Quick Stop Motion Shorts

Reading Time: 2 minutes

For years my kids and I have been making claymation episodes, doll- and figure-animations, paper cutout sequences, and fun time-lapse movies with our family handy-cam. With mixed results. Although fun, our primitive method of simply blinking the on-button has always been less than satisfactory. Our brain-dead way creates three problems for an animation: 1) the interval is too long (jerky movement), 2) you can’t see what motion should be next, and 3) you can’t edit out goofs when you make a boo-boo — which is 100% certain.

It was with great joy that we discovered software that solves all three problems. iStopMotion is a one of those offerings. It works on the Mac, but there are PC versions of the same thing out there. With this inexpensive programs you connect a live video feed from your camera to your computer (via USB or Firewire) and then you control the film from your keyboard — or this is cool — via voice command! After you capture a frame, the program overlays that frame as transparent layer over the current camera view so you can see exactly where you need to move next. You can even request the last 5 frames (onion skinning animators call it) to get a sense of direction and trajectory, which allows a very fine tuning of the motion. And you can edit mistakes, and do redos on the fly. All this is simple enough that my 7-year-old could instantly manage it. Yet it is sophisticated enough that film students use this software for thesis projects. Making time-lapse films is even easier.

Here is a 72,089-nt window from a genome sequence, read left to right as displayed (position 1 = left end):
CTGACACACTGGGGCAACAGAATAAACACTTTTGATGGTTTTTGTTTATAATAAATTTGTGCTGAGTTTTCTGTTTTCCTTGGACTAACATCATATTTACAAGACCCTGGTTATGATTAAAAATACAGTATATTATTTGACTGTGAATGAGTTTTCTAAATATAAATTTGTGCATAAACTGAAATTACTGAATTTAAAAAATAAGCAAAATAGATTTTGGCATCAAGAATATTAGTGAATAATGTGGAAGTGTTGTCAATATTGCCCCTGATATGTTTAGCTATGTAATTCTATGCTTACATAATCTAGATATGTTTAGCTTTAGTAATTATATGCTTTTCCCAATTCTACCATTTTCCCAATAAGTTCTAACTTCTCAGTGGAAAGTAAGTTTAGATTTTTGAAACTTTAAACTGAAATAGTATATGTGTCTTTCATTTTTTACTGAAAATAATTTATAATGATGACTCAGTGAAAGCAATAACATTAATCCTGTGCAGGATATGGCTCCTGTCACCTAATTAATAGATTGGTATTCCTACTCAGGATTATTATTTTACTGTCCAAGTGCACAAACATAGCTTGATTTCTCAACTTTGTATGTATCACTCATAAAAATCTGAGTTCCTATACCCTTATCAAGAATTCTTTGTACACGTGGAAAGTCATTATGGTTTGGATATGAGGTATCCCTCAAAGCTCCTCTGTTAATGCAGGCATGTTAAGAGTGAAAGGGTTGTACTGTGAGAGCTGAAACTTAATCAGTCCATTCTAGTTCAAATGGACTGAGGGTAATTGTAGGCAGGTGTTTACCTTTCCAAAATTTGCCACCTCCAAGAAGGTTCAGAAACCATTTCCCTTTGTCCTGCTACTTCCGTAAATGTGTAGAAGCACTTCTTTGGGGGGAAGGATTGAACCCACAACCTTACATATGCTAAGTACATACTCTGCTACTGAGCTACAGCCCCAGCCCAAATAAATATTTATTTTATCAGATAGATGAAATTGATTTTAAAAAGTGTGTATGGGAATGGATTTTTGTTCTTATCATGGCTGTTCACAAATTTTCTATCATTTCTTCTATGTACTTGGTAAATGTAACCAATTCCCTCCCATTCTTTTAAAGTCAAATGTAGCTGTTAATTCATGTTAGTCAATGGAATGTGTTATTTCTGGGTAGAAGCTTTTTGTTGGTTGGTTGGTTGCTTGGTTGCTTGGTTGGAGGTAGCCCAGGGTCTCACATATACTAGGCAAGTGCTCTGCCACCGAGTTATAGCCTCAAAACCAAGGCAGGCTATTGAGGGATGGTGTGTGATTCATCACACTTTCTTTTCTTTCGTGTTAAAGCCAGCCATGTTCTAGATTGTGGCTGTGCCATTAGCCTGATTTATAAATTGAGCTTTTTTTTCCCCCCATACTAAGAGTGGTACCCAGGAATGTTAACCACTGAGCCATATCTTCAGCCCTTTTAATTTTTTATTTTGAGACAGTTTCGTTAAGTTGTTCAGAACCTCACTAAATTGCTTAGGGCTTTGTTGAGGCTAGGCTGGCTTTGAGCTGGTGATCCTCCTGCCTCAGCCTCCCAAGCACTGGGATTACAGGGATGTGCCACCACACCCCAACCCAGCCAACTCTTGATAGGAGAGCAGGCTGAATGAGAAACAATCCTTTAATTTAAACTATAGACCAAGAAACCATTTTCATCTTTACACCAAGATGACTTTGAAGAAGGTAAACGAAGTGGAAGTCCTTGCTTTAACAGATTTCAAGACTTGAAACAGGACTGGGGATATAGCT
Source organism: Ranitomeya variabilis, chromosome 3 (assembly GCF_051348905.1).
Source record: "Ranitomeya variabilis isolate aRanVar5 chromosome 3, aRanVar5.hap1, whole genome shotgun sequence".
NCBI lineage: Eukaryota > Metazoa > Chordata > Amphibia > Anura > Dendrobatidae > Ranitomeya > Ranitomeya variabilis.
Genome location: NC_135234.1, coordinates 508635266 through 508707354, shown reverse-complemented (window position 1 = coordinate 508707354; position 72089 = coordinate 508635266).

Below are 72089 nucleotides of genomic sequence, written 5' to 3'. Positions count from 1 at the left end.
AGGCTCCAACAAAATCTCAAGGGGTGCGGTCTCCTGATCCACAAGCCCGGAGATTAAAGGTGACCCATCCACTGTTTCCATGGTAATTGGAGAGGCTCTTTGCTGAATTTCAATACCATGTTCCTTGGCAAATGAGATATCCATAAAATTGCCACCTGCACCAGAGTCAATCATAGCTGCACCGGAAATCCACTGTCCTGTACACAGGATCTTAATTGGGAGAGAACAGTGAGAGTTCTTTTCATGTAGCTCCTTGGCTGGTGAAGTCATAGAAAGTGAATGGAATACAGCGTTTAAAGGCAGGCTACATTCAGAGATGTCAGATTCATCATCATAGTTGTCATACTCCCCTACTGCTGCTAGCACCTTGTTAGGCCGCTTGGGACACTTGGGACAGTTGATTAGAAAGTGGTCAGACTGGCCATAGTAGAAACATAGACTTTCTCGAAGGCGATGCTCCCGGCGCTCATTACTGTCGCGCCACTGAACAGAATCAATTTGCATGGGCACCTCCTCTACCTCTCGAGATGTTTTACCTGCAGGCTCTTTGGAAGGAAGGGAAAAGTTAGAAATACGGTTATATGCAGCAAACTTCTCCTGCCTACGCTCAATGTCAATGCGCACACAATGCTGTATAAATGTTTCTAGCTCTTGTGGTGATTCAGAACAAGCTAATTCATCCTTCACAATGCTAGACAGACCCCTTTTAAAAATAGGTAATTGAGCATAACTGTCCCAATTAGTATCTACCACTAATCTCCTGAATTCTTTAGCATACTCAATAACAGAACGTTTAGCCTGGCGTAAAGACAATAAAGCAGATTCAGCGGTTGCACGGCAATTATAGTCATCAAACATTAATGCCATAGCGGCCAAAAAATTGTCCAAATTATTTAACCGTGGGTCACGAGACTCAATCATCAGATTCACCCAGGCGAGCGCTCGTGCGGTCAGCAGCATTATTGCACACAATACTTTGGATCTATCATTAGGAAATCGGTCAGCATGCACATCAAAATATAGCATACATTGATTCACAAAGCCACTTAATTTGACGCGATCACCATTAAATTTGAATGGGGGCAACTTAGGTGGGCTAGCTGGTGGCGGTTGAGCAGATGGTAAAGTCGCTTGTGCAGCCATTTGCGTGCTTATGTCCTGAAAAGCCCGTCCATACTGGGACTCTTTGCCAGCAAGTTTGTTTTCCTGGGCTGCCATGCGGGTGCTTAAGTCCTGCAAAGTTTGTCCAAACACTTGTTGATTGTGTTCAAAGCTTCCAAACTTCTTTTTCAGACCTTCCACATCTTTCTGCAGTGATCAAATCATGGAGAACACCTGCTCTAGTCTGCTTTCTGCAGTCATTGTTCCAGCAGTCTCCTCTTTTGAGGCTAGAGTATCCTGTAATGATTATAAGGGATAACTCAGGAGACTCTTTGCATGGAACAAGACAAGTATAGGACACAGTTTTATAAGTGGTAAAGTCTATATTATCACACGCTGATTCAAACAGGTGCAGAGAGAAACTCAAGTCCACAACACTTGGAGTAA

In fact, it’s a perfect GeekDad enterprise because filming goes a lot quicker with more than one person invloved — one moving things, one calibrating and clicking. And its also perfect for class rooms.

Here is a stop motion test made of a Hulk figurine by my 7-year old.

Body animations are easy to do as well.

The joy of this tool is that your computer screen rather than your camera screen drives the animation. The downside is that you either need to do all your filming within cable reach of your desktop, or else on a laptop (with sufficient shade on the screen outdoors). The closer you can get your screen to your “stage” the better. When you are done animating, or time-lapsing, it is very easy to export the Quicktime file to iMovie to add a soundtrack and titles.

There are three programs in this genre and all three run on Mac OSX. I’ve tried all three (iStopMotion, FrameThief, and Stop-Motion Studio) and iStopMotion is by far the superior. It has the most features, ease of use, speed and stability. It is also the best designed. It’s $40 after a free demo version.

For inspiration about what can be accomplished in a weekedn check out the entertaining examples completed by folks on the iStopMotion website.

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